Anonymous hacked streaming services and TV news channels in Russia to broadcast footage of the country’s war with Ukraine amid a heavy clampdown on information by Vladimir Putin’s government, according to reports.
Early on Monday, the hacking group, which identifies itself as activists from around the world, posted that it was involved in the “biggest Anonymous op ever seen” of hacking Russian news channels like Russia 24, Channel One, and Moscow 24, including streaming sites, to show footage of Russia’s actions in Ukraine as the invasion entered the 12th day.
“The hacking collective #Anonymous hacked into the Russian streaming services Wink and Ivi (like Netflix) and live TV channels Russia 24, Channel One, Moscow 24 to broadcast war footage from Ukraine [today],” it announced on Twitter with video footage.
The footage showed a message at the end, stating that “ordinary Russians are against the war” and called for Russians to oppose the attack on Ukraine.
Kyiv Independent, a Ukrainian news organisation, confirmed the hacking.
Soon after the Russian invasion of Ukraine began, the collective of hackers claimed to be in a “cyber war against the Russian government”. The group has taken responsibility for several cyberattacks, including shutting down the Kremlin’s official website on 26 February.
The group’s targets in the past have included the CIA, the Church of Scientology, and the Islamic State.
The latest move of targeting Russian news services came after it raised alarm on Twitter for the “need to keep the Russian people connected to the global community” in response to Russia’s active clampdown against information on the Ukraine invasion.
The Russian government has intensified censorship since the war began, stifling coverage by blocking access to Facebook and major foreign news outlets and arresting hundreds of activists who protested against the invasion.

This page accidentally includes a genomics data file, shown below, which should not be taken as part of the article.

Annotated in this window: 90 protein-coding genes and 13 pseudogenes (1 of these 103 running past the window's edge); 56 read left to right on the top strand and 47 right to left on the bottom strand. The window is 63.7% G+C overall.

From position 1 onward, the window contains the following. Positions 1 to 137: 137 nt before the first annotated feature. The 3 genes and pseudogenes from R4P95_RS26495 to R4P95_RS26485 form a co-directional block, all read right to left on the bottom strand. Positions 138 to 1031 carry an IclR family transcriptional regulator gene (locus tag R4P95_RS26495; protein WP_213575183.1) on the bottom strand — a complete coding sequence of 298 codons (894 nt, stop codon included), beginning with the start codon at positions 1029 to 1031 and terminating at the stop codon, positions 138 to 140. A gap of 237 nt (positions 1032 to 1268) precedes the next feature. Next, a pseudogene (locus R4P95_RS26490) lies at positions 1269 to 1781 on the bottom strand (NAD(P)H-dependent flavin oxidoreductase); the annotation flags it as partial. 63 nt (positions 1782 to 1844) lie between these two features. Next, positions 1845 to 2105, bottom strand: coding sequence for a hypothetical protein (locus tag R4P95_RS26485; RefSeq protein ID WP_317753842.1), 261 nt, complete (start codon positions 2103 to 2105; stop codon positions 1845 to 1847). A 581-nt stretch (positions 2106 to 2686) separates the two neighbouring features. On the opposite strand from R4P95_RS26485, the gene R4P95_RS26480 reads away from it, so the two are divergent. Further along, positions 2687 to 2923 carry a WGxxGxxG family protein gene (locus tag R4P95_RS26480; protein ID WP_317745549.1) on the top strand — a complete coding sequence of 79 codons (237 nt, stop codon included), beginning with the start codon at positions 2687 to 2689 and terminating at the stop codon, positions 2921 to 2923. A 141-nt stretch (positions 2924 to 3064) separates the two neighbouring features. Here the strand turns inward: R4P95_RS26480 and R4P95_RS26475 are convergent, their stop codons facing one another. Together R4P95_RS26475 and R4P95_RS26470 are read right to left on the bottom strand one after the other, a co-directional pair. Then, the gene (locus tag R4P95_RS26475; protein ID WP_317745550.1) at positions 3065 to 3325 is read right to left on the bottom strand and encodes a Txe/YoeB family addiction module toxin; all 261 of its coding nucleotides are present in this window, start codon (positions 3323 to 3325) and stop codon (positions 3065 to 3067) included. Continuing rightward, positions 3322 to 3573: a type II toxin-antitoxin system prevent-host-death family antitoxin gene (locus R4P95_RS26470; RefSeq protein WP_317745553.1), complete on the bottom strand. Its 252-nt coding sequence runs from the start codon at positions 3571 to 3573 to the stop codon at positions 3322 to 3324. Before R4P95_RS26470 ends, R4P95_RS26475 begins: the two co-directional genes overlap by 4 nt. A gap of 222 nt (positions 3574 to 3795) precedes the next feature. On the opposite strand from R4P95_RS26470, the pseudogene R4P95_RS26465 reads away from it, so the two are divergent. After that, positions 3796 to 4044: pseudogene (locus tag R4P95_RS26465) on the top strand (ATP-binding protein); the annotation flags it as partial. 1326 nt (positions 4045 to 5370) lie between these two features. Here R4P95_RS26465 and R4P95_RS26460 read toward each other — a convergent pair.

Over the weekend, Tiktok and Netflix suspended parts of their service in Russia in response to Russia’s new “fake news” law.
The law, which was approved on Friday by the lower chamber of Russia’s parliament, threatens those who publish what authorities deem to be false information about the country’s ongoing invasion of Ukraine. It says anyone found guilty of disseminating false information and data about the use of Russia’s armed forces would be punished with a prison sentence of up to 15 years or a fine of up to 1.5m rubles (£10,700).
Following the move, several news organizations working out of Russia such as CNN, BBC, and Bloomberg News, have begun to weigh their options, including suspending their operations in the country.
Some organizations are reportedly limiting the use of their reporters’ bylines, or adhering to Russia’s description of its actions in Ukraine as a “special military operation”, or a “peace-keeping mission”.
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George Holan is chief editor at Plainsmen Post and has articles published in many notable publications in the last decade.